by James Joyce
Symbolism, Imagery, Allegory
Fun fact: Why is Joyce's novel named Ulysses? Answer: Because it's based on the Odyssey. Specifically, the novel is structured using Homer's epic as a framework. Each of the eighteen episodes of Ulysses corresponds to a different adventure from the Odyssey, and almost all of the main characters can be aligned with characters from the epic tale The three big correlations are: Leopold Bloom to Ulysses, Stephen Dedalus to Ulysses's son Telemachus, and Molly to Ulysses's wife Penelope.
With the help of our episode analyses (which accompany the episode summaries), you can peg down pretty much all of the parallels between the books. But often, even once you've identified the parallels, you might still wonder what the point is. We say that in "Circe," Bloom's potato corresponds to the talisman that Ulysses takes into the witch Circe's palace to keep him from falling under her spell. Clever enough, but so what? When first reading this book, we remember thinking that most of the similarities to the Odyssey were pretty simple and far-fetched. It seemed like Joyce was just trying to show off and bring importance to his book by comparing it to Homer's.
But there's something else going on here. The more that Joyce read, the more he began to notice a disparity between literature and life (Ellmann, James Joyce). Books seemed to operate by their own rules, which were very different from the rules of the world. A character like Ulysses is held up as a hero, someone to emulate, but most of us don't find ourselves lost at sea because we've angered the god Poseidon, and most of us don't find ourselves doing battle with one-eyed monsters. The question is: does this mean that our lives aren't heroic?
By naming his book Ulysses, Joyce was attempting to lasso Homer's epic. He wanted to pull it down to earth, to reveal the way that ordinary people make heroic quests in their daily lives. In Joyce's novel, our epic hero is an average Jewish ad salesman who has been feeling a bit dumpy lately because he hasn't been doing Sandow's Exercises. On top of that, his wife is cheating on him, he has a head full of sexual neuroses, he has bad gas, and at one point he even decides to masturbate in public. Leopold Bloom is one average guy. The point, though, is that no matter how average we think we are, we are living lives worthy of literary epics.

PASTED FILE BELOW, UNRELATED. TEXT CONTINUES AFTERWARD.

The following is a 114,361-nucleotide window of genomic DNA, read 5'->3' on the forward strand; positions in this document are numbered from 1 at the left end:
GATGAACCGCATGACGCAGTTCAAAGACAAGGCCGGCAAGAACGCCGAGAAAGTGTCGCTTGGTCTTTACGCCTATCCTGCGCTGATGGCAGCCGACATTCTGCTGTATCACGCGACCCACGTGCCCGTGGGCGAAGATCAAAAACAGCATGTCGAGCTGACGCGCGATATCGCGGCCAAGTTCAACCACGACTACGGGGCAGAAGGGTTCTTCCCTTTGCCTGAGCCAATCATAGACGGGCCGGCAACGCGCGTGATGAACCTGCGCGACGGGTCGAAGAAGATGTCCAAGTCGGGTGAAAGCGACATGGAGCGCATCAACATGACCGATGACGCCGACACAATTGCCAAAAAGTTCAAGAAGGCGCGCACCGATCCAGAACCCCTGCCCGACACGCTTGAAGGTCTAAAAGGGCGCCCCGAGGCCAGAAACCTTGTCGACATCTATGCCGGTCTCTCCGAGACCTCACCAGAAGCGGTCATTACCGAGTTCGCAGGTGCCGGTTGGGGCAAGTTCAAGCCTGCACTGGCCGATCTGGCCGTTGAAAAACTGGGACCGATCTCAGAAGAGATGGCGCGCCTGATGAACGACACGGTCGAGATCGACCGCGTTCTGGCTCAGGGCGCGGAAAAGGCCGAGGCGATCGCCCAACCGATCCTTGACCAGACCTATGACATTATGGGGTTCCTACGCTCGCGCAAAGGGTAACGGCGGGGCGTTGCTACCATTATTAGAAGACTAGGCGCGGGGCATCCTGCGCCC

Now, a lot of people joke about how Ulysses is like Seinfeld: it's a book about nothing. That's not quite true. In the course of the day, Bloom goes to a funeral, tries to secure an ad, bumps into his old fling Josie Breen, gets in a fight with an Irish bigot, masturbates, goes to the maternity hospital where a woman is giving birth, follows Stephen Dedalus into the red light district, and then saves him from getting arrested. But admittedly, for almost 800 pages, that sure doesn't feel like a lot.
The reason is that one way Joyce turns a day in a man's life into a heroic epic is by opening up his thoughts, by moving the epic from the realm of action to the realm of the mind. In the 20th century, he seems to be saying, our odysseys take place between our ears. And it is there that we battle despair, jealousy, self-loathing, ignorance, lack of understanding, and boredom.
A last point, which we borrow from critic Hugh Kenner's excellent guide to Ulysses. You'll remember that in "Calypso," Molly wants to know what metempsychosis is. Bloom has trouble explaining it, but the basic idea is that it is reincarnation, your soul coming back again in another form. Kenner takes the idea of metempsychosis and argues that Bloom is not just an imitation of Ulysses. He is Ulysses. That's not to say that the book presupposes that reincarnation is possible and that Bloom is Ulysses reincarnated in the flesh. But in the sense that both Ulysses and Bloom came from the creative minds of authors with similar purposes, they are very much one and the same, albeit in different circumstances.